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The first thing I noticed on my arrival at Norfolk Island was the number of people who lined the cliff tops, some three hundred feet high at Cascade Bay, to watch our arrival. As a penal settlement, Norfolk Island had been the scene of brutal floggings and inhumane treatment of desperate prisoners condemned for stealing a loaf of bread, or poaching a rabbit ― capital crimes no doubt! Eventually the scene of the crime was  changed by removing the prisoners to be ill-treated elsewhere, and the island was granted to the descendants of the Mutineers of the fine ship ‘Bounty‘, who had, by this time, begun to overpopulate Pitcairn Island. Like most migrants, some settled there, and some returned to Pitcairn Island.
During my visits ashore to the homes of various people on Norfolk Island, I learned that we were not the first whaling company to operate there. Later, on a visit to Ball Bay, I saw the remnants of what had been large cooking pots and various other debris. Apparently this whaling venture terminated suddenly one night when the plant caught fire and burned down. Cause of the fire ― unknown.
One night while in conversation with one of the older inhabitants, I learned of whaling expeditions by the Islanders themselves ― using rowboats and hand harpoon. He described how the whale, once harpooned, would sometimes drag the boat so far away that by the time the whale was killed and towed back to land ― the sharks had almost eaten the lot!  Were they fortunate enough to get a whale to the shore in good condition, then the Islanders would descend from the cliff tops, where they had watched their men chase and kill the whale, and each person would carry pieces of blubber, meat etc to the top of the cliff where it was cooked.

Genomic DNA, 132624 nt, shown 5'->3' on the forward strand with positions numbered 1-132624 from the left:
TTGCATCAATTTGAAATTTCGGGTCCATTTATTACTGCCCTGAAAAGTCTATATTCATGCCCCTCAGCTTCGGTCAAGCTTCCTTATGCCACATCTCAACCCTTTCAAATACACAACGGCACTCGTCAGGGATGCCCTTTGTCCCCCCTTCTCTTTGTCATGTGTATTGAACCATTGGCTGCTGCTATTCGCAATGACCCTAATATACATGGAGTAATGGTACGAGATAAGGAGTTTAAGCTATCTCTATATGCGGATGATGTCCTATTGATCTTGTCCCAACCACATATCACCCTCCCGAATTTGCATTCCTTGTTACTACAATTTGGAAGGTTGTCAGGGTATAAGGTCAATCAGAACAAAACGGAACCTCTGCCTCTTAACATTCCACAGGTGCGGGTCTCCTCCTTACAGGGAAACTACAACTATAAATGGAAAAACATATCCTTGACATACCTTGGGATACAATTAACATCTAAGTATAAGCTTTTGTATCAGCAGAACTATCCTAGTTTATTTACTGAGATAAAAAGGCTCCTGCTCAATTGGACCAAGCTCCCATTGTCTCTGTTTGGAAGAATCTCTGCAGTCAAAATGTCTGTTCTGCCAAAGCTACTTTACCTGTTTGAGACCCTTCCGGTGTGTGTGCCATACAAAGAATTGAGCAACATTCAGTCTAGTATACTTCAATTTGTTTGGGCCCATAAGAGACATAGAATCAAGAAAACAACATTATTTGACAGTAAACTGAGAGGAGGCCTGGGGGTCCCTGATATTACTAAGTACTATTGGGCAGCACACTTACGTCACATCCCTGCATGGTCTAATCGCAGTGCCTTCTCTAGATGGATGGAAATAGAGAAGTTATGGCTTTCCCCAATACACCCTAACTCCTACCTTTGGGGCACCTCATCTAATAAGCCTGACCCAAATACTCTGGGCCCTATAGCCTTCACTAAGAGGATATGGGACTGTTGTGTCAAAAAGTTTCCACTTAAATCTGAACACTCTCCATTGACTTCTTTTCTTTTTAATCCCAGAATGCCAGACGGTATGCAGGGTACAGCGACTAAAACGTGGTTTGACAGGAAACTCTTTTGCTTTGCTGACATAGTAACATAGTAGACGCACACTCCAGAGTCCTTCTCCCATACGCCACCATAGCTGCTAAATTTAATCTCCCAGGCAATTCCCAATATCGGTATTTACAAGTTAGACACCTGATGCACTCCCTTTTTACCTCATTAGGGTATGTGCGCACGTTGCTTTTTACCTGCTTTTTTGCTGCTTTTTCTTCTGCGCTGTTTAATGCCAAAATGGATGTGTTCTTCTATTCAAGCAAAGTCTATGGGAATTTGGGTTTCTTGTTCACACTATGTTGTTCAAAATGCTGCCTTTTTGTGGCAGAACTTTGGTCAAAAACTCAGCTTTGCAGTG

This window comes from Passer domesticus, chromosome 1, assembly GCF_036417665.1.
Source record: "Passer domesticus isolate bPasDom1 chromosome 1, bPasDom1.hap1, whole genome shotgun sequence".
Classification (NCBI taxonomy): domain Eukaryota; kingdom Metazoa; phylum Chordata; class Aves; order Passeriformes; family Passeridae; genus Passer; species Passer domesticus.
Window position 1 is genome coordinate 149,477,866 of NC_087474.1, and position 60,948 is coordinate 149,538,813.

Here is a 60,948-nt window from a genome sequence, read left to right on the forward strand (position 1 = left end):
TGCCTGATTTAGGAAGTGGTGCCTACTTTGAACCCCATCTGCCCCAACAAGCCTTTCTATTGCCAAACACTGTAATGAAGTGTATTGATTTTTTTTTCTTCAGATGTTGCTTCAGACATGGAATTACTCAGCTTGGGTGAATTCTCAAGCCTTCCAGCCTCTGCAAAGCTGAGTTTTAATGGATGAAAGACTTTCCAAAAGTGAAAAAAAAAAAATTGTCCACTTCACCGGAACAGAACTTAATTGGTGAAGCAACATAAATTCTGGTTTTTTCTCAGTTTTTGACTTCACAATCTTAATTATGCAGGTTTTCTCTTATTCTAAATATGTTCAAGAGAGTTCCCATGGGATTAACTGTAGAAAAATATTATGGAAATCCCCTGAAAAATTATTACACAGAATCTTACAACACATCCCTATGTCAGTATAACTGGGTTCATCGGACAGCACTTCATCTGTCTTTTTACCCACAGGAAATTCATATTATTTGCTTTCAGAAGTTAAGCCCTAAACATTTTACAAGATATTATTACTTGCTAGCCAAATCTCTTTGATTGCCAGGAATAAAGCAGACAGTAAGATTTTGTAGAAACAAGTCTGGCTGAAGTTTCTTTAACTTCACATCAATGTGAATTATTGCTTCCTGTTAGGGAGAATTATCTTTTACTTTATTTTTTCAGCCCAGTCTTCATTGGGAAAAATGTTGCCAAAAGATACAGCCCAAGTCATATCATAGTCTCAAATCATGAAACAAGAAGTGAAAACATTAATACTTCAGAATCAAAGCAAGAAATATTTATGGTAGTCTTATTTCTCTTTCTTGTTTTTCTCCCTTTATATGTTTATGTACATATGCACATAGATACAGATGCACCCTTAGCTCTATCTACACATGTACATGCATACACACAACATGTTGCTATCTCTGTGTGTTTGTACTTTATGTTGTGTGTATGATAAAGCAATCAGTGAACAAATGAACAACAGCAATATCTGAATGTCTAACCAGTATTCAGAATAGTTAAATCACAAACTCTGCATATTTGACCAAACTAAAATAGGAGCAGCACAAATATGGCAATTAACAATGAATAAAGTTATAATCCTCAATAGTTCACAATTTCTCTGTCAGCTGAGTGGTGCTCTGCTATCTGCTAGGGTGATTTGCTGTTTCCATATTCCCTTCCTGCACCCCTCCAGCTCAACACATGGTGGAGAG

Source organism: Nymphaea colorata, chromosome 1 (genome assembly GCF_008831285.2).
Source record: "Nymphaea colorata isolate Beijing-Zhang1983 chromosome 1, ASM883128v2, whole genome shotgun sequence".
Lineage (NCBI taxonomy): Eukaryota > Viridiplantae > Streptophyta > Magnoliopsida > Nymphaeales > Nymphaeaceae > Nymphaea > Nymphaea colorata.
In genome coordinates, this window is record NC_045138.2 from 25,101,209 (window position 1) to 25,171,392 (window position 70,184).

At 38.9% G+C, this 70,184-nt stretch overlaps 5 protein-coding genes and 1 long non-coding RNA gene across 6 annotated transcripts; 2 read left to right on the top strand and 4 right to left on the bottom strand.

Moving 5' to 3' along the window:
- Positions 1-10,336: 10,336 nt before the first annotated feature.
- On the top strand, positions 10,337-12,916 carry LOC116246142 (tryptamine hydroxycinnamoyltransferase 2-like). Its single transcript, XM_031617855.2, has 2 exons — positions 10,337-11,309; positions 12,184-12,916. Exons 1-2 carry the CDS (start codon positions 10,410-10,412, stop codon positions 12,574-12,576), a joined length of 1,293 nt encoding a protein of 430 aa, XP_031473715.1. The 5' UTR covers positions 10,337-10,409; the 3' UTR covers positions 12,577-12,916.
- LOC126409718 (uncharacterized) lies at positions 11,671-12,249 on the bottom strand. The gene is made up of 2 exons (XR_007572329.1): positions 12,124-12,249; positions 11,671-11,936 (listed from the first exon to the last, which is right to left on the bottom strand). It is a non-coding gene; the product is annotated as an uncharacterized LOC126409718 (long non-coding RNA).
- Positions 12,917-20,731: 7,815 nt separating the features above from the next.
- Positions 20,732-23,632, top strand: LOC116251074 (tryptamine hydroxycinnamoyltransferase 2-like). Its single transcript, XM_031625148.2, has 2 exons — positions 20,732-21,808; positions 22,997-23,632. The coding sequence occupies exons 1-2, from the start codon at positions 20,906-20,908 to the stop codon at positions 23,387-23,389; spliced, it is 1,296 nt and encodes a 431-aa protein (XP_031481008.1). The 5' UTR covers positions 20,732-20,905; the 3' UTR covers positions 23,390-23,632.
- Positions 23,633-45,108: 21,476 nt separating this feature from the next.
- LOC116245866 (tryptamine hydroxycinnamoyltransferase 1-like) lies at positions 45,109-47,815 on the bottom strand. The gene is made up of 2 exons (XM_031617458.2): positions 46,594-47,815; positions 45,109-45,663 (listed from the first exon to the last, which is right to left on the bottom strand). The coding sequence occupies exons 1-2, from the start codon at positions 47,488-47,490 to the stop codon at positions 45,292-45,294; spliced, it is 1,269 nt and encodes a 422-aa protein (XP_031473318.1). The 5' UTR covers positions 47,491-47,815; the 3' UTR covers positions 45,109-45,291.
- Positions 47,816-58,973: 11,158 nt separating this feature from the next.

To me, the cliff top vigil was a repeat of history.
You will find the story as it was told to me, in my song ‘Norfolk Whalers’. HR


Lyrics and Music: Harry Robertson
(As performed by Marian Henderson on Harry’s 1971 LP “WHALE CHASING MEN”)

High on the cliffs of Norfolk’s green isle,
Women and children are waiting the while,
Far down below the whale boatmen row,
As after the Humpback the Norfolk men go.

Each man in the boat strains hard at his oar,
They head for the whale, and away from the shore,
Up at the bow the harpoon man stands,
A steel-shafted harpoon clutched tight in his hands.

Row, my love row, and bring back to me,

The king of the ocean, the prize of the sea.

Ship the oars lads, and quiet as we go,
The harpoon strikes deep, and the blood starts to flow,
Then hell’s violent furies break out on the waves,
One blow from its tail could mean watery graves.

For hours the whale drags the boat through the sea,
And tires from its effort to break the rope free,
Exhausted at last, it floats in the sun,
Sharp lances complete what the harpoon begun.


Back to the island, ’twill be a long row,
If darkness comes down, the lantern will glow,
For high on the cliffs the Islanders stand,
And wait for their men to return to the land.

With backs nearly broken, and blistered hands sore,
The boatmen at last reach the isle’s rocky shore,
The joy on friends’ faces, what pleasure to see,
Their loved ones return with the prize of the sea.


© Harry Robertson,
and subsequently ©1995 Mrs Rita Robertson, Brisbane, AUSTRALIA
Registered with APRA/AMCOS www.apra-amcos.com.au

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